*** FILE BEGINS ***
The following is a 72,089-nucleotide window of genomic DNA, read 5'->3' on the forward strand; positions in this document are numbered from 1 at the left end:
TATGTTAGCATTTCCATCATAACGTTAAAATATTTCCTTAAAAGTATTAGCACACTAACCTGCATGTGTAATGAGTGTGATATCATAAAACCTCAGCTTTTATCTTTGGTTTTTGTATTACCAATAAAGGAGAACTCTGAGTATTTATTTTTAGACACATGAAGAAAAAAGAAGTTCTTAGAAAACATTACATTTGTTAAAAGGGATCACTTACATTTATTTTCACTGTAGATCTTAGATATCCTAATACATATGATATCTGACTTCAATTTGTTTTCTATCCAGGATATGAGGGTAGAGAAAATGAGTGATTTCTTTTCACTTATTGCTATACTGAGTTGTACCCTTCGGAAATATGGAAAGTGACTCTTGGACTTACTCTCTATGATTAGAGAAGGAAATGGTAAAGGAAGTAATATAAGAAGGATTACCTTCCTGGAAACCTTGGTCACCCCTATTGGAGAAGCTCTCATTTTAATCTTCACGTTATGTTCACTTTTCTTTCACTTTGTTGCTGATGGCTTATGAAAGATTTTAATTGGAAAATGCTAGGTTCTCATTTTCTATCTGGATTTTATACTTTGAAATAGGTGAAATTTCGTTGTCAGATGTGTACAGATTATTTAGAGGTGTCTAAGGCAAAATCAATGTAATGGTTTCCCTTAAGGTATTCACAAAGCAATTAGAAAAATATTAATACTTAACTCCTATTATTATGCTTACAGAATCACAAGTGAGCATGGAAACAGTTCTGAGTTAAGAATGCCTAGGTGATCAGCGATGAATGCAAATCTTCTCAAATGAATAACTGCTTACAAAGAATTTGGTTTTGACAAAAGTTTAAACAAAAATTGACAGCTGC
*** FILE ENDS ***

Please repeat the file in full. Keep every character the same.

The following is a 72,089-nucleotide window of genomic DNA, read 5'->3' on the forward strand; positions in this document are numbered from 1 at the left end:
TATGTTAGCATTTCCATCATAACGTTAAAATATTTCCTTAAAAGTATTAGCACACTAACCTGCATGTGTAATGAGTGTGATATCATAAAACCTCAGCTTTTATCTTTGGTTTTTGTATTACCAATAAAGGAGAACTCTGAGTATTTATTTTTAGACACATGAAGAAAAAAGAAGTTCTTAGAAAACATTACATTTGTTAAAAGGGATCACTTACATTTATTTTCACTGTAGATCTTAGATATCCTAATACATATGATATCTGACTTCAATTTGTTTTCTATCCAGGATATGAGGGTAGAGAAAATGAGTGATTTCTTTTCACTTATTGCTATACTGAGTTGTACCCTTCGGAAATATGGAAAGTGACTCTTGGACTTACTCTCTATGATTAGAGAAGGAAATGGTAAAGGAAGTAATATAAGAAGGATTACCTTCCTGGAAACCTTGGTCACCCCTATTGGAGAAGCTCTCATTTTAATCTTCACGTTATGTTCACTTTTCTTTCACTTTGTTGCTGATGGCTTATGAAAGATTTTAATTGGAAAATGCTAGGTTCTCATTTTCTATCTGGATTTTATACTTTGAAATAGGTGAAATTTCGTTGTCAGATGTGTACAGATTATTTAGAGGTGTCTAAGGCAAAATCAATGTAATGGTTTCCCTTAAGGTATTCACAAAGCAATTAGAAAAATATTAATACTTAACTCCTATTATTATGCTTACAGAATCACAAGTGAGCATGGAAACAGTTCTGAGTTAAGAATGCCTAGGTGATCAGCGATGAATGCAAATCTTCTCAAATGAATAACTGCTTACAAAGAATTTGGTTTTGACAAAAGTTTAAACAAAAATTGACAGCTGC